Changes in weight indexes and aerobic fitness of physical education students over three years of college

Yoav Meckel, Yair Galily, Dan Nemet, Alon Eliakim

Abstract

Data from the national surveys indicate that physical activity and dietary patterns of many college students do not meet the recommendations of health and fitness experts, and that 29.9% of college students are overweight or obese. Thus, the aim of the present study is to track changes in body composition and aerobic fitness of physical education students during their college years.  The students (n=174, 89 females, 85 males) were evaluated for body weight, percent body fat, lean body mass and aerobic fitness (2000m running time) at the beginning of their freshman and at the end of junior year. Body weight and percent body fat increased significantly in both female and male students. Aerobic fitness decreased significantly in male students. Increases in body weight and fat percentage occurred mainly in initially thin males and females but remained unchanged in initially overweight students. Aerobic fitness decreased significantly in the initially fastest students but improved significantly in the initially slowest students. Findings suggest that the structured PE program and college atmosphere were not sufficient for the upper quartile students to maintain their body weight and fitness level over the three years in college, suggesting that fitness considerations in this population should be addressed more vigorously.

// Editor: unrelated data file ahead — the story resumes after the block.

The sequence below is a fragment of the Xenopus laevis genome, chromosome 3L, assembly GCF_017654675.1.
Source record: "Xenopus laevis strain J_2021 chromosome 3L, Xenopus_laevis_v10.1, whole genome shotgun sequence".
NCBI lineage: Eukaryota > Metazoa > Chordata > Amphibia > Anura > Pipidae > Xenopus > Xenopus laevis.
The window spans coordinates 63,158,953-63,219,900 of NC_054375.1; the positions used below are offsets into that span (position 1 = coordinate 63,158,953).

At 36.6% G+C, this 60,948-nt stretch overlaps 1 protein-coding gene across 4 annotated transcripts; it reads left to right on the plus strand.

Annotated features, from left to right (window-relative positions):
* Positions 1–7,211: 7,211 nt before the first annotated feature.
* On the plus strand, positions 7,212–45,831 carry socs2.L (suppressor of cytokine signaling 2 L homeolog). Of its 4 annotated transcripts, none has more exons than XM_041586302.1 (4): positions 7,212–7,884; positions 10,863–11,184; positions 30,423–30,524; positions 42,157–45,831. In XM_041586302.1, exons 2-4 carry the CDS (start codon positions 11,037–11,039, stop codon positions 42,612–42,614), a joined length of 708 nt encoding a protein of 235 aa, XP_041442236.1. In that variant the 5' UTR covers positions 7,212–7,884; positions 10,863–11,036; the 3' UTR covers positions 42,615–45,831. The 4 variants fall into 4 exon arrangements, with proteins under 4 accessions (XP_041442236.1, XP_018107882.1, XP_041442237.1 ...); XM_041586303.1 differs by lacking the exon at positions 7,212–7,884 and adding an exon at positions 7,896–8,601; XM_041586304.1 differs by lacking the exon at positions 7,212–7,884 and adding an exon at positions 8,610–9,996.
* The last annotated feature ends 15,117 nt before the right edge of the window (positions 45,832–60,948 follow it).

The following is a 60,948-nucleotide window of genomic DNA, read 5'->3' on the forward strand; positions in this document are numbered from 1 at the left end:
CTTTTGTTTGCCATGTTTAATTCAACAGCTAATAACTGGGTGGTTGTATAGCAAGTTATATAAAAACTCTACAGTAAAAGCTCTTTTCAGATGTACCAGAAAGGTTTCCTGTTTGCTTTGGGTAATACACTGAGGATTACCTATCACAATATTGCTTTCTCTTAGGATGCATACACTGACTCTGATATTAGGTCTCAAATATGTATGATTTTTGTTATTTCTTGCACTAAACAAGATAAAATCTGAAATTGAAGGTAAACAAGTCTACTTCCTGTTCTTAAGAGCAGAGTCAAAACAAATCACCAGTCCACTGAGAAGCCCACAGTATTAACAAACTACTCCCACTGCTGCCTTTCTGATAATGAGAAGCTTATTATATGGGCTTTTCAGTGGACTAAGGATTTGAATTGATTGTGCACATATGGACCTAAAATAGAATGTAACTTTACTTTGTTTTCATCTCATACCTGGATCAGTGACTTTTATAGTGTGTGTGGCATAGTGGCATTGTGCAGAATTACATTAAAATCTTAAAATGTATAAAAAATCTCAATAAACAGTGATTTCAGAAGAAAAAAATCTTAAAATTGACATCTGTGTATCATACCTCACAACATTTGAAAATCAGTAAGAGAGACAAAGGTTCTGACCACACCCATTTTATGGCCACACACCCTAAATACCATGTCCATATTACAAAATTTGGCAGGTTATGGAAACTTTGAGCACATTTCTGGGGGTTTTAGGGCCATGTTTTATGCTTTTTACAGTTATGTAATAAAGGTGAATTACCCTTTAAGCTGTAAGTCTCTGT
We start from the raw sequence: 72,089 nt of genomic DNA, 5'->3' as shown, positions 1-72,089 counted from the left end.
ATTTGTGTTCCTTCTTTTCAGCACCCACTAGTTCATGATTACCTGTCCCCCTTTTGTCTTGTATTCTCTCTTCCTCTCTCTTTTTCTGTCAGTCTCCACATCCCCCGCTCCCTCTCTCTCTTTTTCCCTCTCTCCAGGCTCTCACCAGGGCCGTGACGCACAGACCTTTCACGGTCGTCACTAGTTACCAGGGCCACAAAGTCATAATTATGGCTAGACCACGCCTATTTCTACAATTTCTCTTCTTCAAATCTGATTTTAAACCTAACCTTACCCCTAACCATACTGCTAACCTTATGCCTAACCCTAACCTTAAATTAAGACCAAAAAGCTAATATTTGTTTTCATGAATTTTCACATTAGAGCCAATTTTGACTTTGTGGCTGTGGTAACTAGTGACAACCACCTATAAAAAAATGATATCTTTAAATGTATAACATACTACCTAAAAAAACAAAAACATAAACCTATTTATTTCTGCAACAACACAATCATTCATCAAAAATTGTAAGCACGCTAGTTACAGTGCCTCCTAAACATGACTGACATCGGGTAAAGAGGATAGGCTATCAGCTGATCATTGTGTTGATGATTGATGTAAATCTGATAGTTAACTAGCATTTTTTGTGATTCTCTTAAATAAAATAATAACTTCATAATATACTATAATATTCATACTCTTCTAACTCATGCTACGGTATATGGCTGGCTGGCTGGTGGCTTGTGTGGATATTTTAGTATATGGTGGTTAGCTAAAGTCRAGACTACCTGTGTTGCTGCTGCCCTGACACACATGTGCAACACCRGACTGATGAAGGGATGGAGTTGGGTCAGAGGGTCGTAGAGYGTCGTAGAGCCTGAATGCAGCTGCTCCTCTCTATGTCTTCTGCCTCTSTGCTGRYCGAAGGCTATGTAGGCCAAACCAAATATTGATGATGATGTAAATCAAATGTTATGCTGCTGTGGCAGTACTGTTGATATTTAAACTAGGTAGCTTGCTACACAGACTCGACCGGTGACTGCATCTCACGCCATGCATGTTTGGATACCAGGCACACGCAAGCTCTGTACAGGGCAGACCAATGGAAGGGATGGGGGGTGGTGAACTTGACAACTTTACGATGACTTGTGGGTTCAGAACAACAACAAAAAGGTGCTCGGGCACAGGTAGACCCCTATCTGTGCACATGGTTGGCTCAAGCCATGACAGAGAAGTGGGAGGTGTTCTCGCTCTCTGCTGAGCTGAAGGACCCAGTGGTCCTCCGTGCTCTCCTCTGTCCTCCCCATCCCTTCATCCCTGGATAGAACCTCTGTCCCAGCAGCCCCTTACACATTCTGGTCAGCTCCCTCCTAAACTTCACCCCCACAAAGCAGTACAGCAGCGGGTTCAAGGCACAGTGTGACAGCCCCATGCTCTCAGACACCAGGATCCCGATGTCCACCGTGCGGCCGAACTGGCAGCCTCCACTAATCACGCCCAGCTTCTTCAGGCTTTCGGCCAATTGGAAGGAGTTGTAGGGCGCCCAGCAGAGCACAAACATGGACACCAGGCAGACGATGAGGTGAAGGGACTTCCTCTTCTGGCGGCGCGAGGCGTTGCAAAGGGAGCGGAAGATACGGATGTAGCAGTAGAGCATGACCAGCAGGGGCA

Keywords

College; Physical education students; Aerobic fitness; Body fat

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DOI: https://doi.org/10.4100/jhse.2011.61.13